The event started with a nearly one-hour delay at Ziferburg cafe after the Queerfest exhibition of photographs was hastily moved and assembled there. About 200 people, including foreign diplomats, were gathered when Milonov and between 15 to 20 anti-gay attackers tried to stop the opening.

Milonov, a United Russia deputy in the city’s Legislative Assembly and chairman of the committee on legislation responsible for the city’s 2012 law forbidding the “promotion of sodomy, lesbianism, bi-sexuality and transgenderness amongst minors,” led an anti-gay group to the cafe, located on the third floor of the Passage shopping center.

Showing his deputy identification, Milonov tried to get in but was stopped by security guards. He ended up instead standing near the door, swearing and throwing insults while telling the guards that ethnic Russians should not protect LGBT people. He described the audience as “pedophiles who rape children,” among other things. Attacks started minutes after Milonov left the building.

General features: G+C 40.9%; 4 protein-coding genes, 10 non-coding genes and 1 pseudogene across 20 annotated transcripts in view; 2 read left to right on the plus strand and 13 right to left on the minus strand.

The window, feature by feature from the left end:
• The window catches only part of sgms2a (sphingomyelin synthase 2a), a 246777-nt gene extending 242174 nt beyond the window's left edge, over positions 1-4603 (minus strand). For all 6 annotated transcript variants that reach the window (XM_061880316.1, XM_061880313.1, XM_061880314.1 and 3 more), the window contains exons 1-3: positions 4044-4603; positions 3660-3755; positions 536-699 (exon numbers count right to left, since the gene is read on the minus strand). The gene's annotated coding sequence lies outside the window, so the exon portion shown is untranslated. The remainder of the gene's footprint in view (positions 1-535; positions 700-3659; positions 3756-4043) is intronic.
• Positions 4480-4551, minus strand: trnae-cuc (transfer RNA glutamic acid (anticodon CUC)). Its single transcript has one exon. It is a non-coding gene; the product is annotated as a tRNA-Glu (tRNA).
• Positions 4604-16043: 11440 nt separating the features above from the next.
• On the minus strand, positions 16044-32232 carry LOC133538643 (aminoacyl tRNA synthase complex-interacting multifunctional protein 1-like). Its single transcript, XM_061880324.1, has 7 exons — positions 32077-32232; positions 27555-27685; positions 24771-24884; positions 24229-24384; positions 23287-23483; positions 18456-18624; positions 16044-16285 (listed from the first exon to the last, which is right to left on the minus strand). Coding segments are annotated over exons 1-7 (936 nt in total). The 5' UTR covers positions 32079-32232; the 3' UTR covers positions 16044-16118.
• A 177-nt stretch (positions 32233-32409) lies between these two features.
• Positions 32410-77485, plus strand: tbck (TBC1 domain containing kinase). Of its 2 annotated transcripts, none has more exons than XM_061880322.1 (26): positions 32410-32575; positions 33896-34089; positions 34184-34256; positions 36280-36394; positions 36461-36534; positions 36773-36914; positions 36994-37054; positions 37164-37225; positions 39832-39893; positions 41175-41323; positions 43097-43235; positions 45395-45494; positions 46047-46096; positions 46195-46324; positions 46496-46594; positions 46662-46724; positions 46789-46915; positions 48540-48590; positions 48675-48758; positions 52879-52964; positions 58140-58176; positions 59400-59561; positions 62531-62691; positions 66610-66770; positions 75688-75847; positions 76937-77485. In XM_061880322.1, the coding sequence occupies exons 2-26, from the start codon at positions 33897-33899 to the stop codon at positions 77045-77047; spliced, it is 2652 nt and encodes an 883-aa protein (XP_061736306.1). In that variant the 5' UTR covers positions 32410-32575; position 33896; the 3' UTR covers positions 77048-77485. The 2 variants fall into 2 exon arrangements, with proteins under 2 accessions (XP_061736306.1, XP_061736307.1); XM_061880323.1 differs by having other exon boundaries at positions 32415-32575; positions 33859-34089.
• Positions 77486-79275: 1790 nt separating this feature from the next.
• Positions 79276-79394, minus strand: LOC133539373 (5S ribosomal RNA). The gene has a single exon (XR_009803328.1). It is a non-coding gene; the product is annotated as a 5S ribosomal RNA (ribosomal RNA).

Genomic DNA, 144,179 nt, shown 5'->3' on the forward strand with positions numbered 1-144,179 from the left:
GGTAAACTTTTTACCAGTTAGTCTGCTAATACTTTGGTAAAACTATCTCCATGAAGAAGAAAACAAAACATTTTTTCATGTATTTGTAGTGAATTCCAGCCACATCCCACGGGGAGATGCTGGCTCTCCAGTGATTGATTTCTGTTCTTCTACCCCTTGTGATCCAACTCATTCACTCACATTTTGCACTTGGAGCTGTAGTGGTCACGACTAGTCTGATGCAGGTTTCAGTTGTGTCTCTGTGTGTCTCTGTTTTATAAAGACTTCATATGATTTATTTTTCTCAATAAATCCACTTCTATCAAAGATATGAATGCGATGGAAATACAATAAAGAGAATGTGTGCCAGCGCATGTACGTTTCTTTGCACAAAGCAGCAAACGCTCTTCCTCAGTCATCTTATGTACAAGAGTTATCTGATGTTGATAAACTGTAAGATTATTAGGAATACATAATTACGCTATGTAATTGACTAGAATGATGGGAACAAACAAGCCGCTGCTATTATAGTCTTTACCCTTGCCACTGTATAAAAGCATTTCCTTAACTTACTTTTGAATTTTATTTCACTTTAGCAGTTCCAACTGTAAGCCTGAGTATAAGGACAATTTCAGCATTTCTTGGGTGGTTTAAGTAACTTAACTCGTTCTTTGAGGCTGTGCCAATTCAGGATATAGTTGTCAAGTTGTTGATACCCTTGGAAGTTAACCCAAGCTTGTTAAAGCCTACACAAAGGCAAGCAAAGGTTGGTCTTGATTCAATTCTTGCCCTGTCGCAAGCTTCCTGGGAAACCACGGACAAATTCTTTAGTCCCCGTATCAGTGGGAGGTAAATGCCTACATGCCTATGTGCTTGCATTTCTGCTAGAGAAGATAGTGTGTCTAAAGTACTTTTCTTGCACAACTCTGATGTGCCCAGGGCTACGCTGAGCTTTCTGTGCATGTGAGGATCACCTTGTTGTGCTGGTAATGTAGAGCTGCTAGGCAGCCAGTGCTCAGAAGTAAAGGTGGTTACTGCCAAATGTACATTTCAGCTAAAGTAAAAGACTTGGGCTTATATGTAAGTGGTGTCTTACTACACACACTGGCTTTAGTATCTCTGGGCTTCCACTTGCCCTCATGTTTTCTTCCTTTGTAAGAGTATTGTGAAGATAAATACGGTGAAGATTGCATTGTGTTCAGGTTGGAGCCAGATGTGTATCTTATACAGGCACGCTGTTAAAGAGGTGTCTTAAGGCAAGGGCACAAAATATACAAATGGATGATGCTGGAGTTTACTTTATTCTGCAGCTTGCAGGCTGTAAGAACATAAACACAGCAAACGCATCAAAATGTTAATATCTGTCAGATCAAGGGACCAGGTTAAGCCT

Having thrown vials containing unknown gas that smelled of rotting fish under the door, anti-gay attackers prevented visitors from entering and leaving, spraying green dye from syringes on them. At one point, both entrances to the cafe were blocked. One was locked from outside by attackers and the other was held by security and volunteers to prevent them from entering and attacking people inside.

“Milonov left just a couple of minutes ahead of the attacks,” organizer Anna Anisimova told The St. Petersburg Times on Sept. 21. “They met in the stairwell, or he passed the baton to them, but I can’t say for sure because the fact was that thugs came just after Milonov had left. They were not together at one time.”

A number of people felt sick because of the gas and one or two were eventually taken away by ambulance. According Anisimova, some 20 to 30 members of the public had their clothes spoiled by green dye, including two representatives of the St. Petersburg ombudsman Alexander Shishlov. She said that foreign diplomats did not suffer. About 20 formal complaints regarding criminal assaults were filed with the police.